This electronic archive contains the complete back files of 119 scholarly journals in the arts, humanities, and the social sciences, with many titles extending back to the 1800s. Options allow users to browse journals online or retrieve full text using title or subject search. The journals in this collection have been digitized back to the first issue published, and more than 4.5 million pages are available.
LexisNexis Academic Universe (Dayton, Ohio: LexisNexis, 1977– )
LexisNexis Academic Universe includes full-text articles from virtually thousands of newspapers, magazines, trade journals, industry publications, and more published in the United States and abroad. This easy-to-use database is a good source for finding current information on actors, performers, and reviews of performances. Reviews are searchable under the “General News Topics” category, and under “News/Arts and Sports/Book, Movie, Music and Play Reviews.”
Periodical Abstracts Research II (Ann Arbor, Mich.: UMI ProQuest, 1986)
Another solid source is this full-text edition of Periodical Abstracts Research featuring abstracts and some full-text articles to reviews and general articles about stage and theater. Out of some 1,600 general reference publications represented, PAR indexes articles from approximately 396 humanities periodicals in the field.
ProjectMUSE (Baltimore, Md.: Johns Hopkins University Press, 1990– )
One of the best collections on the Web today, with access to almost 250 electronic journals published by major universities, including film, television, mass media, and theater arts studies. Coverage dates back 10 years but varies by journal. Users can browse or search journals by title or subjects. Among the full-text journals featured are Asian Theatre Journal (1999– ), Discourse (2000– ), Performing Arts Journal (1996– ), TDR: The Drama Review (1999– ), Theater Journal (1996– ), and Theatre Topics (1996– ).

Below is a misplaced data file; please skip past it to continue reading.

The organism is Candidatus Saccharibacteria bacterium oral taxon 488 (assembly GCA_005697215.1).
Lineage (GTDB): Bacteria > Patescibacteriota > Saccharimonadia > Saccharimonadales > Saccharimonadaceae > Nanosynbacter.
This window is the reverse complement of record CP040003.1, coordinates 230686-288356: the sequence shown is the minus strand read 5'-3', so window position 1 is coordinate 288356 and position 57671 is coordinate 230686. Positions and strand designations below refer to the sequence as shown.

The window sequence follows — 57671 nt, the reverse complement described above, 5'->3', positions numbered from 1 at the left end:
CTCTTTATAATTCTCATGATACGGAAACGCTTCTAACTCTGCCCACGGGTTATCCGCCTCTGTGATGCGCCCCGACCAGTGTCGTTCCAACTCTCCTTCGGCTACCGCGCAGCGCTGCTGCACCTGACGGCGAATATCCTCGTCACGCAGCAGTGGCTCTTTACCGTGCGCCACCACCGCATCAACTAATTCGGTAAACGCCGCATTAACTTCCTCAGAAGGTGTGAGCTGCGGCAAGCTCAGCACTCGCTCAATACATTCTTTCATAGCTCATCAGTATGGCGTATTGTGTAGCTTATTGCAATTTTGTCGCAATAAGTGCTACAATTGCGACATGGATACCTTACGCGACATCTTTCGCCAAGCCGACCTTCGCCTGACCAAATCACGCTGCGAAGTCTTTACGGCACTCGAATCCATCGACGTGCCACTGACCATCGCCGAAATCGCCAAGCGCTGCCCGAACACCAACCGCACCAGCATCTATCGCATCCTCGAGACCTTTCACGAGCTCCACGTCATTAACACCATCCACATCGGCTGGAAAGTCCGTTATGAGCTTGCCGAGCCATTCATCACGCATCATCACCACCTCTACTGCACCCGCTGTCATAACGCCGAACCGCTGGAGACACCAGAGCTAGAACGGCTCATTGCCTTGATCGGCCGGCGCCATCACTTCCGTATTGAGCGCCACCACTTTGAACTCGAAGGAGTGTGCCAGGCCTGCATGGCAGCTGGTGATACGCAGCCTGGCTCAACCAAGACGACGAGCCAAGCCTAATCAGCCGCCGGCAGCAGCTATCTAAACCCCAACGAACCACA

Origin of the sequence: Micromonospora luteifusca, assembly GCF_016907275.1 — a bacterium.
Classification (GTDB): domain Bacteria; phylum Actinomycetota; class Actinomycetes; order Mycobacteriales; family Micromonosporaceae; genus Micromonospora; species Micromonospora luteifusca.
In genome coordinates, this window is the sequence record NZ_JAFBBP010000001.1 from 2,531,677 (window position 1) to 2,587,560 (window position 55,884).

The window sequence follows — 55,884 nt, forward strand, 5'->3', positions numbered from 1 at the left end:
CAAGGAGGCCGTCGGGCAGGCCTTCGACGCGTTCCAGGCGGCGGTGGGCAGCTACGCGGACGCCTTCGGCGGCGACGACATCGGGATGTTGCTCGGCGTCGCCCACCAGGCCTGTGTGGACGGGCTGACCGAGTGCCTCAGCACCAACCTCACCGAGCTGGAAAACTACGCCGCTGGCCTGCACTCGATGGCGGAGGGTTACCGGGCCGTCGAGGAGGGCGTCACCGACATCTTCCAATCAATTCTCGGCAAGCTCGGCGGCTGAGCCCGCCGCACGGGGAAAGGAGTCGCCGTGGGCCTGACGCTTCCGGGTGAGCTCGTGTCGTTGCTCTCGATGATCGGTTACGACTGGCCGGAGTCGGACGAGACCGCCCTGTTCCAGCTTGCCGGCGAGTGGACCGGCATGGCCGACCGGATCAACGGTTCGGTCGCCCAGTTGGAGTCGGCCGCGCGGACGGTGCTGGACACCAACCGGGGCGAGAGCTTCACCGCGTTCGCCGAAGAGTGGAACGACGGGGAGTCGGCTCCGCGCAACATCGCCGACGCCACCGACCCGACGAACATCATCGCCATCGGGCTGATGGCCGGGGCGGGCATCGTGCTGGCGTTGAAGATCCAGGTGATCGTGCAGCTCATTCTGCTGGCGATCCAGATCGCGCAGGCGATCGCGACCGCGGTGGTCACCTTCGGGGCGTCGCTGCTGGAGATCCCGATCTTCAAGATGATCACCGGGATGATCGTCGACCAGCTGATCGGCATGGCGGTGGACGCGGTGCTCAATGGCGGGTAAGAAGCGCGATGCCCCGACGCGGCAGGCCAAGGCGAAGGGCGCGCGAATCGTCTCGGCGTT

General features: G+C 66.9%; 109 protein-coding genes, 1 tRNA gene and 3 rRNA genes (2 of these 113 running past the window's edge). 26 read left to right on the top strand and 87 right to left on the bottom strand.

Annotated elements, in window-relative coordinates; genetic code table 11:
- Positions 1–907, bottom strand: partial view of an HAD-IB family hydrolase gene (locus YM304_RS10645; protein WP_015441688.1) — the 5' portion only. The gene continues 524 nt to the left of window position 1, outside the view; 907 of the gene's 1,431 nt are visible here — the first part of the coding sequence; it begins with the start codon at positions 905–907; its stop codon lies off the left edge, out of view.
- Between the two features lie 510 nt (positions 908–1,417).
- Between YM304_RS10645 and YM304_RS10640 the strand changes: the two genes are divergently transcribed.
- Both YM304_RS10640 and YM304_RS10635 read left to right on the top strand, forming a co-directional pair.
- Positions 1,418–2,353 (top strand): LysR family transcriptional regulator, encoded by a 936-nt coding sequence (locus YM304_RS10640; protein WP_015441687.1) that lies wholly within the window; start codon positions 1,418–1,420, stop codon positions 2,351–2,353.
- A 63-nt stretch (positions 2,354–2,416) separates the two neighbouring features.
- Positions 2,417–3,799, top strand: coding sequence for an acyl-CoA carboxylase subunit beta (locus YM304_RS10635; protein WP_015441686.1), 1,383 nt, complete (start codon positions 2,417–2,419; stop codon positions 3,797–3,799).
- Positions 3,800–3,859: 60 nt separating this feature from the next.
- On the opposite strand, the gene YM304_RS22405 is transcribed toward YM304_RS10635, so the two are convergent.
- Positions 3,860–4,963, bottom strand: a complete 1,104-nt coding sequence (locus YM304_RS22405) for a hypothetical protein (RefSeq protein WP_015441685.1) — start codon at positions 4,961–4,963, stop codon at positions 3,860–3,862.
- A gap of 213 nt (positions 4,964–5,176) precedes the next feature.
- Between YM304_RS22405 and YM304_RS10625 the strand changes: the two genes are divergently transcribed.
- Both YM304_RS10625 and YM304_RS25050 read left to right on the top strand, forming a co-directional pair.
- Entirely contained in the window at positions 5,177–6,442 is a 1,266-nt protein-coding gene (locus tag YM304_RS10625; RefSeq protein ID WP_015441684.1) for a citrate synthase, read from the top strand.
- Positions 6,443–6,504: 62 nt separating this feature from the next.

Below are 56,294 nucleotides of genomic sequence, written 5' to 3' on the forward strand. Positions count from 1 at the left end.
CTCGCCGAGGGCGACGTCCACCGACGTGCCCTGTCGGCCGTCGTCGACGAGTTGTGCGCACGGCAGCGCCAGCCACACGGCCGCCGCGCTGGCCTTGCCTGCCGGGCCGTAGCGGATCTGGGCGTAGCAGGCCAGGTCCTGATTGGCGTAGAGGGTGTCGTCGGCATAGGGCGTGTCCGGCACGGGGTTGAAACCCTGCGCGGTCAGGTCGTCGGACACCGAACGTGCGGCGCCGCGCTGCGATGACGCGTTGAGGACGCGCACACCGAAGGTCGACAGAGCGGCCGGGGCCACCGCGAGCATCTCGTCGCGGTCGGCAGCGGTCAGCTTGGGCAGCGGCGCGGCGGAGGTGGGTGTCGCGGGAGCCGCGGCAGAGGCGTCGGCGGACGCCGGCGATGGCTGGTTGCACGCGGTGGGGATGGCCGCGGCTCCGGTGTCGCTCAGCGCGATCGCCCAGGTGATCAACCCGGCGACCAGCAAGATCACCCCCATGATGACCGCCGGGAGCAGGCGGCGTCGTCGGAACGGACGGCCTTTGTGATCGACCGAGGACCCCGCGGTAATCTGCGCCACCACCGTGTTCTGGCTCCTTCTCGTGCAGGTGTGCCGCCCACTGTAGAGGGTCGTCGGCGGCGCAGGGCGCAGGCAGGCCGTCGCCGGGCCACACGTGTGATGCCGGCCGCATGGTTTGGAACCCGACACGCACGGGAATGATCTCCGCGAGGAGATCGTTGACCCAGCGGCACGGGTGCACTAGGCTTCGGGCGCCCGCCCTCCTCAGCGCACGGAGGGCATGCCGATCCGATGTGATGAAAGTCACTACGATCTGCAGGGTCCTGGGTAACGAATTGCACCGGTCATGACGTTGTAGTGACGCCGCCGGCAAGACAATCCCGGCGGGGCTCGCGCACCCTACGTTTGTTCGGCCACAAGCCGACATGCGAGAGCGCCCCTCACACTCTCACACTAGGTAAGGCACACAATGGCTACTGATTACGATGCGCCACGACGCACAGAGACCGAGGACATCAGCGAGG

ProQuest Direct (Ann Arbor, Mich.: ProQuest/UMI, indexing: 1971– , full text: 1986– )
Indexes more than 1,100 Web-searchable scholarly periodicals, as well as newspapers and general-interest magazines, from 1986 to the present. In most cases, full-text articles are available from such journals as American Theater and Theatre Journal.
American Theatre (New York: Theatre Communications Group, 1984– , monthly)
This highly regarded monthly, published by the nonprofit Theatre Communications Groups of New York, primarily focuses on professional theater. Published in each issue are two or three major features, including actor profiles, articles on legal and professional issues affecting the theater arts community, and articles covering trends and events in theater. Online access is provided to certain articles from back issues since January 2000. To access, visit http://www.tcg.org/publications/at/archives.cfm.
Back Stage (New York: Back Stage Publications, 1960– , weekly)
Providing an inside look into the performing arts since 1960, this weekly trade paper covers East Coast theater. Coverage includes the latest industry news, feature stories, reviews, casting notices, and advice articles for industry professionals and students. A collection of feature stories is accessible online at http://www.backstage.com/.
Drama: The Journal of National Drama (Shaftesbury, U.K.: National Drama, 1993– , biannual)